Belize - Kinesiology

Living with a Disability in the Developing World


Details coming: January 2015
Anticipated dates: late December 2015-mid January 2016
Application deadline: April 1, 2015


How are the challenges of disabilities and congenital disorders addressed in the developing world? How do people live with these disabilities in societies that have limited government support for such needs?

These are two of the central questions which KIN371B: Living with a Disability in the Developing World invites you to explore. Join in this international seminar for an immersion experience in a new culture that will compare and contrast the experience of Belizeans and North Americans living with common physical disabilities. Field lectures and readings will be supported by trips to rehabilitation clinics and hospitals, and by guest lectures presented by local clinicians. Students may also have the opportunity to shadow medical doctors on their visits to neighboring villages.

Prerequisite: Students must complete KIN371A: The Role of Medical Missions in the Developing World during the Fall 2015 semester (2 credits).



After an on-campus examination of disabilities and rehabilitation in the United States during the Fall Semester prerequisite, participants will travel to Belize. There the international portion of the course will be divided into two main components.

The seminar will begin in Belmopan, Cayo, Belize. The focus will be on living conditions and resources available in the city. Students will visit rehabilitation and healthcare facilities, schools, etc. and will hear from special speakers.

The second part of the field experience will move to Punta Gorda, Belize where the focus will be on living conditions for the disabled in the rural setting. Students will participate in community projects in the villages served by Laugh Out Loud Ministries. 


KIINS 371B Living with a Disability in the Developing World builds upon KIN371A: The Role of Medical Missions in the Developing World which is a required prerequisite (in Fall 2015).Participants will be required to attend lectures, visit a local rehab clinic, and write a reflective essay during the spring semester.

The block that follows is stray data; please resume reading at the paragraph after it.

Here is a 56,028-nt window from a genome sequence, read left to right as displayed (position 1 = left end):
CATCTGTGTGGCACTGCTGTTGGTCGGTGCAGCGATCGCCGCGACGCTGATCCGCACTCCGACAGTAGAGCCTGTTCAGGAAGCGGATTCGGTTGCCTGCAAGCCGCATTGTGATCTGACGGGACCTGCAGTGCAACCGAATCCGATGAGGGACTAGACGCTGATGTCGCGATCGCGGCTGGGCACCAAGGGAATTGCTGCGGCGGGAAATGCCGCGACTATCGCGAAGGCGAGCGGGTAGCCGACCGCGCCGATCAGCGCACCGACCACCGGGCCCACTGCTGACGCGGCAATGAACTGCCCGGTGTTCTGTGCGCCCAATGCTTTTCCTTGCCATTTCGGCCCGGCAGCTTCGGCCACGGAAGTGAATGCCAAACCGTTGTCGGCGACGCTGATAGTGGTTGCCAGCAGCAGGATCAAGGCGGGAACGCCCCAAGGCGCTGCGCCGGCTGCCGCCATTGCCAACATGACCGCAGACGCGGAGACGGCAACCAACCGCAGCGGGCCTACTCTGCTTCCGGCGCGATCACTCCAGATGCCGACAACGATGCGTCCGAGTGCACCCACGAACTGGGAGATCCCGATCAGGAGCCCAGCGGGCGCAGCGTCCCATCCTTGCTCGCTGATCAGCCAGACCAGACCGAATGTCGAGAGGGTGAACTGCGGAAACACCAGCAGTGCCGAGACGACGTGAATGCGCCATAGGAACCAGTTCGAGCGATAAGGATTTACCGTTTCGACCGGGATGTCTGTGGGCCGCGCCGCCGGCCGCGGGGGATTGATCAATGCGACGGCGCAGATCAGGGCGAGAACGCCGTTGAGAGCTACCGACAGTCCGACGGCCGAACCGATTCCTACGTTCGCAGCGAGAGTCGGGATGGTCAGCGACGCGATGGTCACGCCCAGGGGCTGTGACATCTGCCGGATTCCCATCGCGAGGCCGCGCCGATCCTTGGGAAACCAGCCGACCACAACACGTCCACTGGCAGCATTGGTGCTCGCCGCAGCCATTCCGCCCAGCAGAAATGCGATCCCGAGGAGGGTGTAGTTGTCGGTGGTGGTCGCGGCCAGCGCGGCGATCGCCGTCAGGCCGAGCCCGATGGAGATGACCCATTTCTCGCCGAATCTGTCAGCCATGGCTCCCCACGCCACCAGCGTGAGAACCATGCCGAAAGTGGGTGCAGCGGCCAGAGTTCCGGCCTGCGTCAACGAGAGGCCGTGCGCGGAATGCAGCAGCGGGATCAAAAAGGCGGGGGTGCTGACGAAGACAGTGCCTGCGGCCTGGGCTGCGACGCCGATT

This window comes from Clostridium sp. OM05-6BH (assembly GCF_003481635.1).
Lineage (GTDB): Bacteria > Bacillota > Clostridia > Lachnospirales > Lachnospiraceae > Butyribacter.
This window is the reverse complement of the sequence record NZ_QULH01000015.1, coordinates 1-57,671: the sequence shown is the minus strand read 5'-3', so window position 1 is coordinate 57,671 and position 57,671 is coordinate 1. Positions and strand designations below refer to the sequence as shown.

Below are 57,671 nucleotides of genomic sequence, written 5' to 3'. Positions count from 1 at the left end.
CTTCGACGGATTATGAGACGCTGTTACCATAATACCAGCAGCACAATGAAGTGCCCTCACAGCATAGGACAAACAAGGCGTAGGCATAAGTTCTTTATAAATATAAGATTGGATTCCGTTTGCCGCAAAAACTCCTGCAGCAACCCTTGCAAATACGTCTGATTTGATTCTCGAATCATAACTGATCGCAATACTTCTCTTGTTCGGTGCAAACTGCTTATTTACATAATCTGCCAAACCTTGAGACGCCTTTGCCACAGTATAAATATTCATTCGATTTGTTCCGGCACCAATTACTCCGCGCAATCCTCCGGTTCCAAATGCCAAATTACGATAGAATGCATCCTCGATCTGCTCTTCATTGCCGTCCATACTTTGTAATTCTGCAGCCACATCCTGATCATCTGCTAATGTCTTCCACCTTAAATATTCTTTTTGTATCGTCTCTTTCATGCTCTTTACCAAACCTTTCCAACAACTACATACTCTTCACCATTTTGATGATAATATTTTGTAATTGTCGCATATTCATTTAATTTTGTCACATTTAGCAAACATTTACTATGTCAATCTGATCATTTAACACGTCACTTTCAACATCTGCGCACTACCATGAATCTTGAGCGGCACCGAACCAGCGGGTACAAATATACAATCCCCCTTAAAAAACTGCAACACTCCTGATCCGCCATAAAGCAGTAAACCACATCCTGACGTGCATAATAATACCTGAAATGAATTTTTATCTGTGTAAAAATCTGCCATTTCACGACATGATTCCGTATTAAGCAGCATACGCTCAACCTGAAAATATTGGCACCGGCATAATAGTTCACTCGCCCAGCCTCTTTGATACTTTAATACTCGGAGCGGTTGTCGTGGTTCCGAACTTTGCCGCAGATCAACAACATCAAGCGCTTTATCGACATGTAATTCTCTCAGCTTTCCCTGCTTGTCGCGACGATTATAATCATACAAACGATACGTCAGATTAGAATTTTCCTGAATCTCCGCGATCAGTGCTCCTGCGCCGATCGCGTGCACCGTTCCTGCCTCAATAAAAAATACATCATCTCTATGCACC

• Visits to clinics
  • Interviews with local clinicians
  • Visits to local villages
  • Reflective Essays
  • Daily Journals


Registration for international seminars is handled by the GEO. After accepted students have paid their deposit to the GEO, the GEO will send a list of the seminar participants to the Registrar’s office.


Students wishing to fulfill Global Understanding core through participation in the Greece Seminar must:

  • Participate in COR210 New Perspectives in Crossing Cultures 1 (0-credit) in November 2015. Lab fees apply.
  • Participate in COR211 New Perspectives in Crossing Cultures 2 (0-credit) in February 2016. Lab fees apply.

Please respond to emails from the GEO about registration for COR210 and 211. Both COR210 and 211 are one-day Saturday classes. 


Program costs include: tuition, site fees, meals and lodgings, travel related to program, roundtrip airfare to and from Boston Logan airport, and non-refundable deposit.The total cost will be approximately $3,000.

Final costs will be determined based on the number of student participants, final flight costs, etc. Students will be responsible for any extra travel outside of course assignments.



Applications will be considered for acceptance in the order received.

  • Complete online application (link available to Gordon students only)
  • Contact Prof. Ventura about your interest in the seminar
  • Submit applications no later than April 1, 2015
  • Submit a non-refundable $30 application fee



For further information contact:
The Global Education Office
P 978 867 4399 

Dr. Jessica Ventura
Assistant Professor, Kinesiology